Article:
3. In your 10-book series 'The Amazing Animal Kingdom', you weave fact and fiction so cleverly that a serious message you slip in is absorbed and remembered by the child with such ease.

Thank you. I have strong views and sometimes they slip into my stories without my noticing that it has happened.

4. How does one make science fun for kids?

First of all, one has to love science and feel comfortable with the subject. If you don’t have a thorough grounding in science, then you may communicate a feeling of fear or inadequacy to the child, rather than sending the message that it is fun. One of the most exciting things about science is the aspect of discovery. Questions come naturally to children, and this is also very important in science. It’s easy to make science fun for kids if one has a thorough knowledge, because kids are naturally fascinated by nature and objects and phenomena around them. Their natural curiosity and urge to discover things on their own needs to be nurtured and guided. I also think that something we really need to do a little more, is expose children to hands-on experiments. Conducting a simple experiment is like playing a game, which is always fun for kids.

5. What does it take to simplify a complex subject like science and make it great reading for kids?

To make science into great reading, you have to enjoy writing. The science itself is secondary, in a sense. Writing has to be your first love, something that comes naturally. Secondly, you have to take writing very seriously and work hard at doing it to the best of your ability. Sometimes, people make the mistake of thinking that writing for children is simpler than writing for adults, but this is just not true. Children are extremely critical and will not read a book that is not interesting. When you write for kids, the responsibility you shoulder is immense. If a child reads a book and gets put off, he or she may decide that reading is boring, or else that the subject (in this case science), is boring. The impact you make on a child can be much more intense and long-lasting than any impact you make on an adult. When you try to simplify a scientific concept and make it into enjoyable reading for kids, you need to check the accuracy of your facts, and then try different approaches and re-write the same story (or article) in different ways to see what’s best. I find it is more demanding to write for children than for adults.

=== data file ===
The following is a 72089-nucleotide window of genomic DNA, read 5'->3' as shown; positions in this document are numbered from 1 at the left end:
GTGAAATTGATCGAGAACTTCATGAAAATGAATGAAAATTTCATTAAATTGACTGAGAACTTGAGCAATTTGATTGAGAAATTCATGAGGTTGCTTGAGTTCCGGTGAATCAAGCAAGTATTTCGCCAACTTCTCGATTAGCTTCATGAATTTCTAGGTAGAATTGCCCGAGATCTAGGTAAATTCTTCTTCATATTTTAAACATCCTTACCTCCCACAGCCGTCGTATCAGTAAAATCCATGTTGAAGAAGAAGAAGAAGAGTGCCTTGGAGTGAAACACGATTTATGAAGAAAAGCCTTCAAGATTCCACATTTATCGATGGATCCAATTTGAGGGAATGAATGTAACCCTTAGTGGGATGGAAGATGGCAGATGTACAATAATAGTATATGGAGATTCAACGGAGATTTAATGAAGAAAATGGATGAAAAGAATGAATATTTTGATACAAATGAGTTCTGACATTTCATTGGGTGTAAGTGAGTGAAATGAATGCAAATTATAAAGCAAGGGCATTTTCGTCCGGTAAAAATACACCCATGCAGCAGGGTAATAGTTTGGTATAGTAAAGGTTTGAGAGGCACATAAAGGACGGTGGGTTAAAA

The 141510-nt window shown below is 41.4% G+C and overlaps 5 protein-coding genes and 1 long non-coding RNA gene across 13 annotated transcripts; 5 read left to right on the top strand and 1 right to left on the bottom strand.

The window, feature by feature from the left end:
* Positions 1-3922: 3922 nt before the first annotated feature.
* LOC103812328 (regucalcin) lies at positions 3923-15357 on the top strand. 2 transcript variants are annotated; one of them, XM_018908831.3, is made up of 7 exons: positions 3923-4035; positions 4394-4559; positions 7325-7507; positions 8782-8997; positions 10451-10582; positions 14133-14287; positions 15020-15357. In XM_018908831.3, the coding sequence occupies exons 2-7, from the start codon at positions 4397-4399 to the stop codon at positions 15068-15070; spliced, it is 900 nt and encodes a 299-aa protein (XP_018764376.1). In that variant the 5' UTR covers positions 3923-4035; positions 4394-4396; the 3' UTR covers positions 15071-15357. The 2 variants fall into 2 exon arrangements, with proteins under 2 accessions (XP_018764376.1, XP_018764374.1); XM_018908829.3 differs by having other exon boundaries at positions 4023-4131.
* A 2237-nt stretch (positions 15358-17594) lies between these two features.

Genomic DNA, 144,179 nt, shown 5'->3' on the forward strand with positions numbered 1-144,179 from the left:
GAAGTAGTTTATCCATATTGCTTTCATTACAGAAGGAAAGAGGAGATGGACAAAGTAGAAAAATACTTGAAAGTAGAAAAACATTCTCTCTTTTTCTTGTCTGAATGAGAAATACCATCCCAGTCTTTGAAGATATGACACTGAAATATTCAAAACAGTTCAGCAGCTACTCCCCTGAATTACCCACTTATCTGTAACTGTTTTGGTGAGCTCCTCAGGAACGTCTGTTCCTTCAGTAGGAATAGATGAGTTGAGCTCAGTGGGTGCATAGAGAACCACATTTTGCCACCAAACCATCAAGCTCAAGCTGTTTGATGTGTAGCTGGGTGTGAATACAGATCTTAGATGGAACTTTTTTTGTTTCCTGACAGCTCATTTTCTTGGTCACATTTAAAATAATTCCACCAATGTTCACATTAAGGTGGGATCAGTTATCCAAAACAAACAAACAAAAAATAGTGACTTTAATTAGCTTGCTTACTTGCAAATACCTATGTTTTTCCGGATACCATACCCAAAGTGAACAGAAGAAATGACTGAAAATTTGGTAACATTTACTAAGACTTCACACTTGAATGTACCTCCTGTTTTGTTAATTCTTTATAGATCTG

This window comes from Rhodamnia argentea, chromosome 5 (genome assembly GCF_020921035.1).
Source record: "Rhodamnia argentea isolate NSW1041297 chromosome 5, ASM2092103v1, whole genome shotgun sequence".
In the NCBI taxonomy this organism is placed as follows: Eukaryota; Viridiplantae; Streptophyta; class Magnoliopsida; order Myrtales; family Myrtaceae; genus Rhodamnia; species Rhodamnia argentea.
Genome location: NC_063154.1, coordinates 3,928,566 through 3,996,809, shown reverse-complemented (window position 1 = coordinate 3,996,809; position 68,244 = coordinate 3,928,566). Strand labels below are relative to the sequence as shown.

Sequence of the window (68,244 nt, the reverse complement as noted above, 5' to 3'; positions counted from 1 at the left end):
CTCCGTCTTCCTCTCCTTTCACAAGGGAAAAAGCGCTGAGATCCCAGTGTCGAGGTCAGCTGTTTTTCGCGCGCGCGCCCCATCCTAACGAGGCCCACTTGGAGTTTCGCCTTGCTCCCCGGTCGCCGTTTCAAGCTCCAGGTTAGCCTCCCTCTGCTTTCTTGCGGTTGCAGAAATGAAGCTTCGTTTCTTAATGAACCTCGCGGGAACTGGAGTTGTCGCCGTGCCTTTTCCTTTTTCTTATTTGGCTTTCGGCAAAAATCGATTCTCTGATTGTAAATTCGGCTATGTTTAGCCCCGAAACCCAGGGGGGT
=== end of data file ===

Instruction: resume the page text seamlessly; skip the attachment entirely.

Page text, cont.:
6. When did you discover that you could use your knowledge of science to tell stories for kids?

Earlier, I used to write just poetry and fiction for adults (which I still continue to do). For a very long time, I thought that my involvement with science and my love for creative writing were two distinct worlds. My friend Iwan was the first to suggest that I could combine the two and write lyrically about science. Although he was referring to this at a different level, it was probably the first time I even thought of putting the two together. I grew up with Target, and always wanted to write for children someday. In 1995, I met Sandhya Shridar, who was the editor of Gokulam. She helped me start writing for children and suggested that I could weave my knowledge of science into my work. Mini Krishnan, who worked at Macmillan India, also encouraged me greatly. She convinced me that there was a real need for authors who wanted to try new approaches in the area of science writing for children.

7. Where did the idea for the series come from?

Lots of places! Farida was written before I had the idea for a series. I work in an oceanographic institute where people study marine animals like seahorses and oysters so I had ideas for stories about sea creatures. Then, I met Chandralekha, the editor of Neve, and she invited me to write a series for children. I always liked bats and Balan was a creature that was in my head already, waiting to be fleshed out with a sketch pen. Thangam comes from turtle walks and working at the Madras Croc bank.

8. You write and illustrate for children. That must be a terrific advantage as you see the book in complete form in your mind's eye, and you have full control over how it turns out.